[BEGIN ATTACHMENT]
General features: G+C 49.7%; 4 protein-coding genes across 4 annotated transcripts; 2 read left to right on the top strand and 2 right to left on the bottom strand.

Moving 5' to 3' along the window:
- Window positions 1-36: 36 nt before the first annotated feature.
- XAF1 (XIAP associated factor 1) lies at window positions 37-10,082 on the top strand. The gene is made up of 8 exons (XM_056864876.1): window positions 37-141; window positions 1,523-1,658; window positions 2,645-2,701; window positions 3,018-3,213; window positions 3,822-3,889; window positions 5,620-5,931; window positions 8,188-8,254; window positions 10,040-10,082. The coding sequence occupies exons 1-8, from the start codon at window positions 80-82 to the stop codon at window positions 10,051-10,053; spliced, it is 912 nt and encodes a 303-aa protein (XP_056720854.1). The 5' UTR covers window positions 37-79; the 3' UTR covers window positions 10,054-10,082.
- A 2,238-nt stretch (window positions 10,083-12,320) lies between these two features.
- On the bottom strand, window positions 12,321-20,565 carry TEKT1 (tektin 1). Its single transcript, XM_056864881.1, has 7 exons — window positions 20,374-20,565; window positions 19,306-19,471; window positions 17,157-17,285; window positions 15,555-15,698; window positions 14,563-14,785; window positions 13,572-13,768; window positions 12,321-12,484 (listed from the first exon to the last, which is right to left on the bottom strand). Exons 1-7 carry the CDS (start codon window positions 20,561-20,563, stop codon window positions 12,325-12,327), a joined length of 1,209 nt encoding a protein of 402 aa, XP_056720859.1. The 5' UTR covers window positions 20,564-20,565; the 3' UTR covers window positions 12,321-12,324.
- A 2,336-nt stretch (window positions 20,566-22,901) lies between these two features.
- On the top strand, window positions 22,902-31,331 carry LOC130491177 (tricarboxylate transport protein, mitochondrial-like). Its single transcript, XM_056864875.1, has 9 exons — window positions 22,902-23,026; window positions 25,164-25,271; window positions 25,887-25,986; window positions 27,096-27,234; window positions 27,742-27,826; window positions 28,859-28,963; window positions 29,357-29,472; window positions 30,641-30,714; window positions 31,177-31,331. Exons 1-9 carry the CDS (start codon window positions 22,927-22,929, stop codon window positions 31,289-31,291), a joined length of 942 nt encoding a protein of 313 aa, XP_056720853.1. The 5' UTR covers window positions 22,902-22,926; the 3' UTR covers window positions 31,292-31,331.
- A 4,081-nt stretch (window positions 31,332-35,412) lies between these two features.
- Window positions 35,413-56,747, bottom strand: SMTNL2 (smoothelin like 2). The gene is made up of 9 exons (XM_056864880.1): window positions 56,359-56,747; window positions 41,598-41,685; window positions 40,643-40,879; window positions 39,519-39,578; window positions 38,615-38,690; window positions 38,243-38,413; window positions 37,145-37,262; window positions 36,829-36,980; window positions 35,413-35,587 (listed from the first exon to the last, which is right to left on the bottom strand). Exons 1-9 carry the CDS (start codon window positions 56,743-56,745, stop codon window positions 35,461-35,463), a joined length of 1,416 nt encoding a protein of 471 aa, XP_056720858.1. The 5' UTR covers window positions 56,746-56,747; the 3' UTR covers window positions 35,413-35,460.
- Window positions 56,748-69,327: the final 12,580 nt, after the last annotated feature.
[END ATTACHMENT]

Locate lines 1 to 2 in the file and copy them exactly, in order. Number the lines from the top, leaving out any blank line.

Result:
General features: G+C 49.7%; 4 protein-coding genes across 4 annotated transcripts; 2 read left to right on the top strand and 2 right to left on the bottom strand.

Moving 5' to 3' along the window: